I forgot that. Yes, I wrote and drew a comic for the advertising firm, JCDecaux, for Christmas 2015, about a little bird who follows his favourite tree from Norway to Trafalgar Square. It was the first ever public digital comic, if that’s a thing, and appeared on JCDecaux’s advertising screens all across the UK, in shopping malls, airports, train stations, high streets, etc. They estimated it reached an audience of 30 – 40 million. It was hard work with a tight deadline, but enormous fun. 

I did another project for them a couple of years later, a game where you had to locate UK landmarks across a map, again appearing across the nation on their digital screens.

In conjunction with JCDecaux he devised the first public digital comic, Arni's Epic Adventures, which reached an estimated 40-million viewers
In conjunction with JCDecaux he devised the first public digital comic, Arni’s Epic Adventures, which reached an estimated 40-million viewers. This display was in Sunderland Shopping Centre
Garen’s cover (art and design) for Alice Ravenwood and the Tomb of Saint George, an adventure novel by Orson Teller

What’s next for Garen Ewing?

I think that’s just the question I’m asking myself right now, too. The Brambletye Box, as much as possible and when I can fit it around projects and life. I’m currently working on a little publication which I conceived of when I turned 50, but only started a couple of weeks back (I’m 54 now): a collection of writing and bits and pieces from the archives. I wanted to make it like the fanzines I produced in the 1980s, so it’s A5, black and white, and almost ready. 

Apart from that I have no big projects on the horizon, the future is a little uncertain, but that’s okay, at least for the moment.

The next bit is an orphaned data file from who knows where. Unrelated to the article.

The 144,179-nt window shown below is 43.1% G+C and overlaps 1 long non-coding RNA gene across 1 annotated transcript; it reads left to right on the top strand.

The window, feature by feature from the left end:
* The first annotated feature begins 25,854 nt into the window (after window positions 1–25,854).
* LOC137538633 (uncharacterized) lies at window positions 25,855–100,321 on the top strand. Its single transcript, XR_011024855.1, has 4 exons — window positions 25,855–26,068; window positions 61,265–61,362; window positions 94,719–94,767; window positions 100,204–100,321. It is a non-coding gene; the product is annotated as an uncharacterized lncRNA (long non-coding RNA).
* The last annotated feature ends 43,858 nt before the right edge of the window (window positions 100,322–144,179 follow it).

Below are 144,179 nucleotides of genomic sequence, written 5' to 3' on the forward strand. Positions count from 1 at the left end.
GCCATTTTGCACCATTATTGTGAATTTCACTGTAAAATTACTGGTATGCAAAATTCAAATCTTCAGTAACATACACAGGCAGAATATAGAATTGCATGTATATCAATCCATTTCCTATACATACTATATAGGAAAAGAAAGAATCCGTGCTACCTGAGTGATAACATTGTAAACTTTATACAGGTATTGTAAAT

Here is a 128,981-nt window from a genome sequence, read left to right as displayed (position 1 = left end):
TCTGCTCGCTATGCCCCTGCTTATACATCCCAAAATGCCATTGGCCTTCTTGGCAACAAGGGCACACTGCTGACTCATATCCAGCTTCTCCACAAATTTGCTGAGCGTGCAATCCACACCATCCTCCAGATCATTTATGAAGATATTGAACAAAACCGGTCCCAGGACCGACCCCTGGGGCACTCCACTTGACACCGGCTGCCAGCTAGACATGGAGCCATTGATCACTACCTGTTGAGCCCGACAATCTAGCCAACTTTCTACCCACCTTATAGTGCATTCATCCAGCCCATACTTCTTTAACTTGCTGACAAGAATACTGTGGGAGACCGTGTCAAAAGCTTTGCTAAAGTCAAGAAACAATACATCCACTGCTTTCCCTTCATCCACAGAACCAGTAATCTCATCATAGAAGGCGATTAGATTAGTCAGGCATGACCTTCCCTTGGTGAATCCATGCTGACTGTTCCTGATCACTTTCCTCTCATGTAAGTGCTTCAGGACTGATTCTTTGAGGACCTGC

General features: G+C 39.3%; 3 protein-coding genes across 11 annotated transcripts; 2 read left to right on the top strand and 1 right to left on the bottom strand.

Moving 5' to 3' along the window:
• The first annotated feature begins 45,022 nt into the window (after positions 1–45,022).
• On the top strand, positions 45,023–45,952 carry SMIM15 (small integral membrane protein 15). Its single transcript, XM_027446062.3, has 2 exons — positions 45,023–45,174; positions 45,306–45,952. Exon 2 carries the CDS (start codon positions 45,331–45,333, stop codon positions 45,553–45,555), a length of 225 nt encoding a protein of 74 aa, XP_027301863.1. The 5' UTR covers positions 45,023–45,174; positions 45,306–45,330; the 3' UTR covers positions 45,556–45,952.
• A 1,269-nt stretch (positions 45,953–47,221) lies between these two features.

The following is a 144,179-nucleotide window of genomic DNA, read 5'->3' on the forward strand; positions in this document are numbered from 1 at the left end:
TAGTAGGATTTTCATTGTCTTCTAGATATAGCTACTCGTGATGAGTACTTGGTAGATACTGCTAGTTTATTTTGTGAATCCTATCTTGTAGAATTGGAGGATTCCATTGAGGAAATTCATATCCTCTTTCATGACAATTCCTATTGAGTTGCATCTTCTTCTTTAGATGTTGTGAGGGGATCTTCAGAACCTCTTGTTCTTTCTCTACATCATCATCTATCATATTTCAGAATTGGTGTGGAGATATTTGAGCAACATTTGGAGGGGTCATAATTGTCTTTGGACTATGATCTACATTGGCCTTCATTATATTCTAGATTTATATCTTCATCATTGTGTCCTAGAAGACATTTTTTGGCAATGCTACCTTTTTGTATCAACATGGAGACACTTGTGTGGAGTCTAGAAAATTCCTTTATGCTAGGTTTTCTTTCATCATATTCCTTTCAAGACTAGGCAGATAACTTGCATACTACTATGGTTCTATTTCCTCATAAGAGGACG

• Garen Ewing is online at | Patreon | Instagram | Twitter | YouTube

• Julius Chancer and The Brambletye Box is online here

The Rainbow Orchid by Garen Ewing - Supplement

The Complete Rainbow Orchid is available here from AmazonUK (Affiliate Link)

You can download a PDF of The Rainbow Orchid Supplement that was originally released in 2012 from Garen’s website. The downloadable PDF version was expanded in 2018 from the original printed edition (now out of print). There were also two French versions released by BDMust – one for readers and one for trade, but both were hugely cut down from the original (although unlike Garen’s version, they were in colour).

The Rainbow Orchid Supplement includes annotations, sketches, interviews, and other little bits and bobs.

50Zine by Garen Ewing

• Check out 50zine by Garen, too, a collection of some of his writing, 100 A5 pages with 60 articles from 1987 to 2023 and covering various topics, including comics, creativity, films, games, music, history and more.
It’s £7.50 plus postage and packing, available here

Thanks for Garen for a smashing interview and to Matt Badham for co-ordinating and conducting it

Categories: British Comics, Comic Creator Interviews, Comics, Creating Comics, Digital Comics, downthetubes News, Features, Games, Other Worlds